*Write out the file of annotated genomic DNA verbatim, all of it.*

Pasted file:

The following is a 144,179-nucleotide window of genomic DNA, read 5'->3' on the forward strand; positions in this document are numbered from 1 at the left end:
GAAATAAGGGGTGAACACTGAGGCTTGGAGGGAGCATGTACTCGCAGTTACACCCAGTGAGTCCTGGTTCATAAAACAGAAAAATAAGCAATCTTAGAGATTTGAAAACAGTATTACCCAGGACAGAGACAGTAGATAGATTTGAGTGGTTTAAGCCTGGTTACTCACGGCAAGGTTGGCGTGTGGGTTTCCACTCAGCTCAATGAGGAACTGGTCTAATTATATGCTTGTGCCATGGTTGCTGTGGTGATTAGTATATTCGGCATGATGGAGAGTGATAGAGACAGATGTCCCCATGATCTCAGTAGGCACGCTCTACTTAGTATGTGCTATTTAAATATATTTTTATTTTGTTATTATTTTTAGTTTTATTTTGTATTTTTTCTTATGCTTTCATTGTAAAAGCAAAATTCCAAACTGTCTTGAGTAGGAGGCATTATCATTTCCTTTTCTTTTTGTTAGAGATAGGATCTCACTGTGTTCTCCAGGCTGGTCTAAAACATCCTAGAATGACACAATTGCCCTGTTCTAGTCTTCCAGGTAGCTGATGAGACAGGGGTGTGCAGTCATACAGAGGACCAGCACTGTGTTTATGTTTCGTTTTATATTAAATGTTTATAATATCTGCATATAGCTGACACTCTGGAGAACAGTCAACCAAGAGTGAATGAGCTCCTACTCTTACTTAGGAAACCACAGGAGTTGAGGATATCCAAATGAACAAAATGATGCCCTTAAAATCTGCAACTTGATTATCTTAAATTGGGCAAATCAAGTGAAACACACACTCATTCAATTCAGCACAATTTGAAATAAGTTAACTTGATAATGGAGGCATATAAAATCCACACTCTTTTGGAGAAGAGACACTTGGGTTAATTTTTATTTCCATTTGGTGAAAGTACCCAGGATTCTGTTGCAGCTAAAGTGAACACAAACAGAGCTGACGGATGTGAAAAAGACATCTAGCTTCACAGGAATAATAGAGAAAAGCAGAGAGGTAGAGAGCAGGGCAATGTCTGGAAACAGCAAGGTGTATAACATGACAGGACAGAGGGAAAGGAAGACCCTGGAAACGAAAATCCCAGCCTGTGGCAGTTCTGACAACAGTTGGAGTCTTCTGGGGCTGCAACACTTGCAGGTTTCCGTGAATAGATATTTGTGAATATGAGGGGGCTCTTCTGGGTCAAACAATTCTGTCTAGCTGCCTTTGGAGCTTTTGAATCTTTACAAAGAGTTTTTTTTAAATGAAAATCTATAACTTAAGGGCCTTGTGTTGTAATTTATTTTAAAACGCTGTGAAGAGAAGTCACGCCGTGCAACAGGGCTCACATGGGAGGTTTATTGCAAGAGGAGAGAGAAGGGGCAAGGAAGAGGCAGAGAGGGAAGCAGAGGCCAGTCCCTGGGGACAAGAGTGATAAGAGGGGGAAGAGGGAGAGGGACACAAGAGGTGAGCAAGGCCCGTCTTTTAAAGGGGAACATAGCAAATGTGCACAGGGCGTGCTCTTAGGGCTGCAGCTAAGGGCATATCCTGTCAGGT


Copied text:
The following is a 144,179-nucleotide window of genomic DNA, read 5'->3' on the forward strand; positions in this document are numbered from 1 at the left end:
GAAATAAGGGGTGAACACTGAGGCTTGGAGGGAGCATGTACTCGCAGTTACACCCAGTGAGTCCTGGTTCATAAAACAGAAAAATAAGCAATCTTAGAGATTTGAAAACAGTATTACCCAGGACAGAGACAGTAGATAGATTTGAGTGGTTTAAGCCTGGTTACTCACGGCAAGGTTGGCGTGTGGGTTTCCACTCAGCTCAATGAGGAACTGGTCTAATTATATGCTTGTGCCATGGTTGCTGTGGTGATTAGTATATTCGGCATGATGGAGAGTGATAGAGACAGATGTCCCCATGATCTCAGTAGGCACGCTCTACTTAGTATGTGCTATTTAAATATATTTTTATTTTGTTATTATTTTTAGTTTTATTTTGTATTTTTTCTTATGCTTTCATTGTAAAAGCAAAATTCCAAACTGTCTTGAGTAGGAGGCATTATCATTTCCTTTTCTTTTTGTTAGAGATAGGATCTCACTGTGTTCTCCAGGCTGGTCTAAAACATCCTAGAATGACACAATTGCCCTGTTCTAGTCTTCCAGGTAGCTGATGAGACAGGGGTGTGCAGTCATACAGAGGACCAGCACTGTGTTTATGTTTCGTTTTATATTAAATGTTTATAATATCTGCATATAGCTGACACTCTGGAGAACAGTCAACCAAGAGTGAATGAGCTCCTACTCTTACTTAGGAAACCACAGGAGTTGAGGATATCCAAATGAACAAAATGATGCCCTTAAAATCTGCAACTTGATTATCTTAAATTGGGCAAATCAAGTGAAACACACACTCATTCAATTCAGCACAATTTGAAATAAGTTAACTTGATAATGGAGGCATATAAAATCCACACTCTTTTGGAGAAGAGACACTTGGGTTAATTTTTATTTCCATTTGGTGAAAGTACCCAGGATTCTGTTGCAGCTAAAGTGAACACAAACAGAGCTGACGGATGTGAAAAAGACATCTAGCTTCACAGGAATAATAGAGAAAAGCAGAGAGGTAGAGAGCAGGGCAATGTCTGGAAACAGCAAGGTGTATAACATGACAGGACAGAGGGAAAGGAAGACCCTGGAAACGAAAATCCCAGCCTGTGGCAGTTCTGACAACAGTTGGAGTCTTCTGGGGCTGCAACACTTGCAGGTTTCCGTGAATAGATATTTGTGAATATGAGGGGGCTCTTCTGGGTCAAACAATTCTGTCTAGCTGCCTTTGGAGCTTTTGAATCTTTACAAAGAGTTTTTTTTAAATGAAAATCTATAACTTAAGGGCCTTGTGTTGTAATTTATTTTAAAACGCTGTGAAGAGAAGTCACGCCGTGCAACAGGGCTCACATGGGAGGTTTATTGCAAGAGGAGAGAGAAGGGGCAAGGAAGAGGCAGAGAGGGAAGCAGAGGCCAGTCCCTGGGGACAAGAGTGATAAGAGGGGGAAGAGGGAGAGGGACACAAGAGGTGAGCAAGGCCCGTCTTTTAAAGGGGAACATAGCAAATGTGCACAGGGCGTGCTCTTAGGGCTGCAGCTAAGGGCATATCCTGTCAGGT